Matter over mind: living conditions and autistic mental health

Since I’m running a consulting service that is trying to give users “tools you can use at home alone”, without having to buy fancy stuff, go to expensive classes, take far-away workshops, or pay through years of special therapies (if you can’t), it would be convenient if I could say, with what we call in Poland “American” optimism (i.e. exaggerated and fake positivity – I hope this joke passes without offence) that you, alone, are the master of your destiny, and can overcome absolutely any obstacle, massive MH issues included, on your own, through sheer will and determination, if you only try hard enough.

But I think that’s bullshit.

In reality, community integration and social support matter far more than not just any meditation technique you can learn or any superfood you can eat, and the number of times you can analyse your problems out loud, but (I dare say this, personal opinion) often also than any pill you can take.

The problem is, while it should be available freely to any human born to this earth – in modern times it’s often near absent, especially for autistic folk. The second problem is, even if you happen to get your hands on money, you can’t (directly) buy (genuine) community. You have to either find a sound, functioning, accepting piece of it and manage to integrate into it, or, if you’re especially unlucky, build it in tiny bubbles from the ground up over frustratingly long time spans.

I’m not writing this to sell you my service (an hour a month with a virtual stranger is not what I mean by social support and community integration), but just as a disappointing fact I learnt the hard way; on the other hand, it’s also an important fact that should be acknowledged and ideally used as a driving force to change priorities and situations.

How? I’ve been thinking about that for a while; let me know if you have the solution.

What I have also experienced in life though is that opportunities to join and build community do come your way even when you’re autistic (and uprooted, alienated from your family because of being trans, and a virtual hermit …). Not necessarily a golden shower of them, but a drop here and there. Some are extremely valuable.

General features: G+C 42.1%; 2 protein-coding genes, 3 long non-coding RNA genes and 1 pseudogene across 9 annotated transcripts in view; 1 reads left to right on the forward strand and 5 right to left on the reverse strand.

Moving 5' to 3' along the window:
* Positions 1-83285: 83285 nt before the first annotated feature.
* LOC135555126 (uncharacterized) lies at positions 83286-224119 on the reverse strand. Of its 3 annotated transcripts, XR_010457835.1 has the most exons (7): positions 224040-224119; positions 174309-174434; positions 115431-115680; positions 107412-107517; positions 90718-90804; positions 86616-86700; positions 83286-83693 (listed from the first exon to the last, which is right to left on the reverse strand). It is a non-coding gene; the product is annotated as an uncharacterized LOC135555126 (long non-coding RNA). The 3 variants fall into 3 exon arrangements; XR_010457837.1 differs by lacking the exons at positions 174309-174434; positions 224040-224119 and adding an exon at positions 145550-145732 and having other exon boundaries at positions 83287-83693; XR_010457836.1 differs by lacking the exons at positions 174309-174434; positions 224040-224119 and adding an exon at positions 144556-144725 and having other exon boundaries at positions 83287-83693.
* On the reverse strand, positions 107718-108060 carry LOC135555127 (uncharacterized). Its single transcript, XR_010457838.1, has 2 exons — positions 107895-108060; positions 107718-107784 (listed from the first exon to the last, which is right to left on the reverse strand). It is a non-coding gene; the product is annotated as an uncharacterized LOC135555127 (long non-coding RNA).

What I have found in my life is that being enveloped by my MH demons made it not only harder to notice that, but especially to take advantage of it skilfully. When it’s crucial to tune into every crack in the wall of isolation before you, being consumed by a noisy brawl of inner conflicts and psycho-physiological deregulation is so unhelpful that even tuning it down by say 5% makes a difference. You might then catch the one or two opportunities that bring it down by another 10%, and start a virtuous cycle.

I guess that’s why I still say that working on yourself and your lifestyle is worth it even if that fixes 15% of the problem, and skilful community support and integration would fix 70–80% (I hope it’s OK to make these numbers up; they are based on a comparison of my MH issues before I had a relatively safe haven vs. afterwards). The 15% might still help you see, seize, and keep the opportunities that come along (for example by not destroying relationships through old habits; not running away from improving situations because of random panic; and … by staying alive and alert long enough).

I realise I promised a post about “material conditions”. Such as housing, money and environment. These provide a huge level of safety (or its lack); but reflecting on it, I realised what seems to have an even greater effect on calming an imbalanced physiology and allowing space for breathing and stability to emerge in the mind is tangible social safety – knowing that there are people nearby whom you can trust, who do not expect you to do things you can’t do (without excruciating pain), who will not hurt you, but who will help you. It is hard to think that many of us have never experienced this (especially the part on respecting limits).

Personal opinion: if you are autistic and have MH problems, my advice is

  1. get the above
  2. get material security and sensory comfort (housing, environment, money)
  3. if you can’t, maintain or improve your capacity to snatch pieces of it when they flicker by by working on yourself within that 15% space of difference

Published by Sash Supertramp

Genderqueer neuro-philosopher turned multicultural nomad then inner-space traveler. Blogs about neuro & gender diversity, complex trauma recovery, and other existential themes of the human condition.

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